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  6.    06 Feb 2016 #16
    Join Date : Jul 2015
    Posts : 9,550
    Windows 10 Pro

    And my statement is still true. Windows does not and never has stored product keys in bios, nor will Windows change product keys stored in bios. Computer manufacturers burn product keys in their bios - not Windows.
    Last edited by NavyLCDR; 07 Feb 2016 at 00:14.
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  7.    06 Feb 2016 #17
    Join Date : Apr 2014
    Posts : 3,361
    W10 Pro x64/W7 Ultimate x64 dual boot main - W10 Pro Insider Preview/W7 Pro x64 - remote pc

    Not the bios setup program itself mind you! But simply flashed onto an eprom likely an extra one added onto boards just for this purpose to insure the serial number as well as key are tucked away safely. That also makes it much easier for companies to trace hardwares back for service warranties and other things as well.
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  8.    07 Feb 2016 #18
    Join Date : Sep 2014
    New Orleans Northshore
    Posts : 246
    Win 10 pro Upgraded from 8.1

    Quote Originally Posted by boweasel View Post
    Okay... After getting the initial from dalchina, where he mentioned that the 'best approach <would be> to create a Win 10 install disk and proceed from there', which led to believe that no disk would be necessary. Since the PC never even booted into Windows, but only to the troubleshooter, I assumed that the troubleshooter was outside of Windows, and that it was part of the computer BIOS. Which, of course made me think that the troubleshooter would still be available even with a new hard drive. Sadly that seems not to be the case. I (naively, apparently) thought that since Microsoft had moved the product key to the BIOS that they found some method of getting the troubleshooting and recovery there as well. (Everybody stop rolling their eyes). I keep hearing that Microsoft keeps making these things more idiot proof and easier to fix and troubleshoot, etc.....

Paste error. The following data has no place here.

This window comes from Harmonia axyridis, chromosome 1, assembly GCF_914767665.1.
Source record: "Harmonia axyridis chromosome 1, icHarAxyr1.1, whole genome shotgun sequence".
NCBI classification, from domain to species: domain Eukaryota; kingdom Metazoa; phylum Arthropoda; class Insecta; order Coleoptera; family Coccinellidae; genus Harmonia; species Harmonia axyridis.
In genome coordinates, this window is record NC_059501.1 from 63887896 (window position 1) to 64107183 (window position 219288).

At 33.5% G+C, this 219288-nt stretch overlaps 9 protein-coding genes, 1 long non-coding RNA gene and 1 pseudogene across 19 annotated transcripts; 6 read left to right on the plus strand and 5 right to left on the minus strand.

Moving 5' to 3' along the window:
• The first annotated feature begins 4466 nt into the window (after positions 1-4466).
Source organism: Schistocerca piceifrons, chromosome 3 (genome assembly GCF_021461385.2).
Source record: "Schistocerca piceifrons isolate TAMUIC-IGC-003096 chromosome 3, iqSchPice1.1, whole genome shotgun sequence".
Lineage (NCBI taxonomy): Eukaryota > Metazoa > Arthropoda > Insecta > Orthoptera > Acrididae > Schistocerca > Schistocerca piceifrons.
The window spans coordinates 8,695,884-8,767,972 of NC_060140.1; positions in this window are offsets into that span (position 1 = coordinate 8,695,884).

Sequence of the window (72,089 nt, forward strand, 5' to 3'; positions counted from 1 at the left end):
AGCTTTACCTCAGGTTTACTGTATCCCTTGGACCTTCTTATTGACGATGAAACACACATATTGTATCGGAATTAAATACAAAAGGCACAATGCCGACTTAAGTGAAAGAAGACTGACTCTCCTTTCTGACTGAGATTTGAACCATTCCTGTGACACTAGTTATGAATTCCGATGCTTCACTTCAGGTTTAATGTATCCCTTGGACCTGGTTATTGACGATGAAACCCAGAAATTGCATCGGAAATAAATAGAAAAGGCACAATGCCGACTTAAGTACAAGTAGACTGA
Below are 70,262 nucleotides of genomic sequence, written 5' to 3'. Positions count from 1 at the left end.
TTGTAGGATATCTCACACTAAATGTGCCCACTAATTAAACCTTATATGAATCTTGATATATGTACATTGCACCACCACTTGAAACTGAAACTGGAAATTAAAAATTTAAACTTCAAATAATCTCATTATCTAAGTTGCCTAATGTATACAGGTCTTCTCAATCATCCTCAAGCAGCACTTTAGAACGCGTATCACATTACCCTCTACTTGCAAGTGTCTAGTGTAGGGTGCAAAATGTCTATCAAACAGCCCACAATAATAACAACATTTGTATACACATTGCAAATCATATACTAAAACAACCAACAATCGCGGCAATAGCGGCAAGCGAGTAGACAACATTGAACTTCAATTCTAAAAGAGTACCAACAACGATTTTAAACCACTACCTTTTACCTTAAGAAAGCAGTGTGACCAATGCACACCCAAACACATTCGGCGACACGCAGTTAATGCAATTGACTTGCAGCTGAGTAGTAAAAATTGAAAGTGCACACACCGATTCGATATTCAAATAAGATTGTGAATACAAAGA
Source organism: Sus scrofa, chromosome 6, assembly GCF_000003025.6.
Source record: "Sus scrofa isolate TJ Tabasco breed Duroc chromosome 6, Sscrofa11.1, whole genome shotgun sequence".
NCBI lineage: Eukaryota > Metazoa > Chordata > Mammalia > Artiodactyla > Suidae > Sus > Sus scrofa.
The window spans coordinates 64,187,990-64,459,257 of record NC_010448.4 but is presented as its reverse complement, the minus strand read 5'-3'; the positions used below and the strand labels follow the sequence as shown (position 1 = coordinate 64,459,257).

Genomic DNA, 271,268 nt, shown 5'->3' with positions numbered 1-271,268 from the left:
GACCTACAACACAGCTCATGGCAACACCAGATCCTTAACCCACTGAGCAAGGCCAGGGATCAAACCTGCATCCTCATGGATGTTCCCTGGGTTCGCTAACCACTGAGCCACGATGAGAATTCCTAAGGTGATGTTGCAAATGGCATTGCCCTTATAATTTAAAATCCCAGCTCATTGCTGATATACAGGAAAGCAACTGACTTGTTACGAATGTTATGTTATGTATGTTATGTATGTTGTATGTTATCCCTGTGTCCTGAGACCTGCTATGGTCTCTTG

Well, if the HDD goes bad you still need a disk of some sort. And the manufacturers still refuse to supply them with a purchase. So in my case I'm really worse off than if I'd been running Windows 98. I'd have just fished out the disk, popped it into the DVD drive and reinstalled, then copied my stuff from the backup. Now I have to jump through what seems to be significantly more hoops - and I still don't know what I need in the way of tools. Do I need a flash drive for Macrium, or can I just use blank DVDs. I assume that when I download the Windows 10 iso file that a single DVD will be sufficient for storing the image file?